Friday, 20 January 2017
Tuesday, 17 January 2017
Friday, 13 January 2017
In the opposition appeal to which this decision pertains (which has been suggested by a reader), the proprietor appealed against the decision of the Opposition Division to revoke the patent on the basis of all requests extending beyond the content of the application as filed (Article 123(2) EPC).
Of interest is the first auxiliary request of the appellant, by which the claim of the main request is further limited by: "further wherein the third ply of interlayer material comprises a plasticizer".
The appellant argues that the subject-matter of claim 1 of the first auxiliary request amounted to a disclaimer allowable in view of A8, which was prior art according to Article 54(3) EPC.
Monday, 9 January 2017
In this opposition appeal, according to appellant 2 (proprietor), there were quite a lot of things erroneous with the notice of appeal of appellant 1 (opponent), such as: no name of the appellant mentioned, no correct indication of the decision impugned, and it should lack a clear request defining the subject of the appeal. The Board examined this and tried, for example, to understand who the appellant 1 was although this was not explicitly mentioned in the received notice of opposition. The Board also discussed Rule 99(1)(c) EPC comprehensively and concluded, also based on other case law, that a lacking definition of the subject of appeal must be understood as "request that the decision be set aside in its entirety".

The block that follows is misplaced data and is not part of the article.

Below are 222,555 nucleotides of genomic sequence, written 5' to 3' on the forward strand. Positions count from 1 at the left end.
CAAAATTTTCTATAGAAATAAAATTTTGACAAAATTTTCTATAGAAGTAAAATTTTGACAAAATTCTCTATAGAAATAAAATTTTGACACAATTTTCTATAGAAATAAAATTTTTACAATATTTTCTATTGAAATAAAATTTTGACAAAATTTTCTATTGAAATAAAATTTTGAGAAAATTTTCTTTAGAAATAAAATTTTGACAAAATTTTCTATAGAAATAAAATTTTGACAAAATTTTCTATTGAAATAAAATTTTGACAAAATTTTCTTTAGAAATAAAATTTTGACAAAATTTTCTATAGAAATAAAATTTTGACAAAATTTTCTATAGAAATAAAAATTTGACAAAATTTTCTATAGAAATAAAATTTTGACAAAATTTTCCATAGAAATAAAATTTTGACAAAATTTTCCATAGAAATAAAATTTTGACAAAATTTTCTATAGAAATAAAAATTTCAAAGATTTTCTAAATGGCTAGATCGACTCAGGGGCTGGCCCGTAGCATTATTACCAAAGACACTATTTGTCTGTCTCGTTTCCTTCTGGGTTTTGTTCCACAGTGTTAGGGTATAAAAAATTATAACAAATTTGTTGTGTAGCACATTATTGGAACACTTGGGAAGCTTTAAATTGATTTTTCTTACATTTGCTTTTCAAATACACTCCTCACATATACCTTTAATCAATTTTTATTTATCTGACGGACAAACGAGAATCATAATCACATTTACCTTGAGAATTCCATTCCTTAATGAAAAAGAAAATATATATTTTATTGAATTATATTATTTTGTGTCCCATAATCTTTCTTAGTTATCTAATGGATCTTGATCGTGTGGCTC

Tuesday, 3 January 2017
Tuesday, 27 December 2016
The opponent filed six related oppositions against patents arising from a parent application and five divisional applications from it. The Notices of Opposition each contained a debit order, ordering that the opposition fees to be debited from the opponent’s deposit account. Unfortunately, the opponent's deposit account had only contained sufficient funds for one opposition fee. After the opposition period ended, the deposit account was replenished and the opposition fee was payed with 30% penalty, under rules of the ADA. The proprietor challenges the legality of this. Note the Arrangements for deposit accounts (ADA) has since changed! (Old rules, New rules, Faq )
Friday, 23 December 2016
Clear from the words alone?
This examination appeal deals with the clarity of the claims, and whether a clarity deficiency in the claim wording can be rectified by the fact that the description could possibly help the reader to understand the technical subject-matter which the claim was intended to define. In line with established case law, the Board decides that the claims must be clear by themselves.